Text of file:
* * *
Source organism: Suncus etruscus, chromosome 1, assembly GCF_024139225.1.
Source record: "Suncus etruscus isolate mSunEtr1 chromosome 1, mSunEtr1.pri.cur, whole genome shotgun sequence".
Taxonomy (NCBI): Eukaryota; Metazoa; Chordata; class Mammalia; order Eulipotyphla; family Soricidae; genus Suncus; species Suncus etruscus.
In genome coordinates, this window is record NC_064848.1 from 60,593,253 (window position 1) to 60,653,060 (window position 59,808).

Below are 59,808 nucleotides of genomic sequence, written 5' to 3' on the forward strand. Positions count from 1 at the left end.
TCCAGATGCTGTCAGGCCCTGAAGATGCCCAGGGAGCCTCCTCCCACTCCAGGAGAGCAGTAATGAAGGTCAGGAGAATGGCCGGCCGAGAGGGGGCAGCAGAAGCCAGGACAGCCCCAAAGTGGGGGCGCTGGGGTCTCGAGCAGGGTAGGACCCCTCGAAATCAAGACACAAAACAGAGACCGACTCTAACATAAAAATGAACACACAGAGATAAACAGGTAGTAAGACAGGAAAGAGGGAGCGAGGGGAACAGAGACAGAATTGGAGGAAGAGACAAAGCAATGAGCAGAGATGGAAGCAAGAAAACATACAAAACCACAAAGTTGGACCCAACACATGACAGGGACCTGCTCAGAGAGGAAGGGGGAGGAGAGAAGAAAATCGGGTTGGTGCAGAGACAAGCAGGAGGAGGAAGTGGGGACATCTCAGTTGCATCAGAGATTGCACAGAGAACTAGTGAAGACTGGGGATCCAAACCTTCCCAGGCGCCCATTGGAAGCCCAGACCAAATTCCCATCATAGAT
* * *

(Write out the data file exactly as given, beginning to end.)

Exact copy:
Source organism: Suncus etruscus, chromosome 1, assembly GCF_024139225.1.
Source record: "Suncus etruscus isolate mSunEtr1 chromosome 1, mSunEtr1.pri.cur, whole genome shotgun sequence".
Taxonomy (NCBI): Eukaryota; Metazoa; Chordata; class Mammalia; order Eulipotyphla; family Soricidae; genus Suncus; species Suncus etruscus.
In genome coordinates, this window is record NC_064848.1 from 60,593,253 (window position 1) to 60,653,060 (window position 59,808).

Below are 59,808 nucleotides of genomic sequence, written 5' to 3' on the forward strand. Positions count from 1 at the left end.
TCCAGATGCTGTCAGGCCCTGAAGATGCCCAGGGAGCCTCCTCCCACTCCAGGAGAGCAGTAATGAAGGTCAGGAGAATGGCCGGCCGAGAGGGGGCAGCAGAAGCCAGGACAGCCCCAAAGTGGGGGCGCTGGGGTCTCGAGCAGGGTAGGACCCCTCGAAATCAAGACACAAAACAGAGACCGACTCTAACATAAAAATGAACACACAGAGATAAACAGGTAGTAAGACAGGAAAGAGGGAGCGAGGGGAACAGAGACAGAATTGGAGGAAGAGACAAAGCAATGAGCAGAGATGGAAGCAAGAAAACATACAAAACCACAAAGTTGGACCCAACACATGACAGGGACCTGCTCAGAGAGGAAGGGGGAGGAGAGAAGAAAATCGGGTTGGTGCAGAGACAAGCAGGAGGAGGAAGTGGGGACATCTCAGTTGCATCAGAGATTGCACAGAGAACTAGTGAAGACTGGGGATCCAAACCTTCCCAGGCGCCCATTGGAAGCCCAGACCAAATTCCCATCATAGAT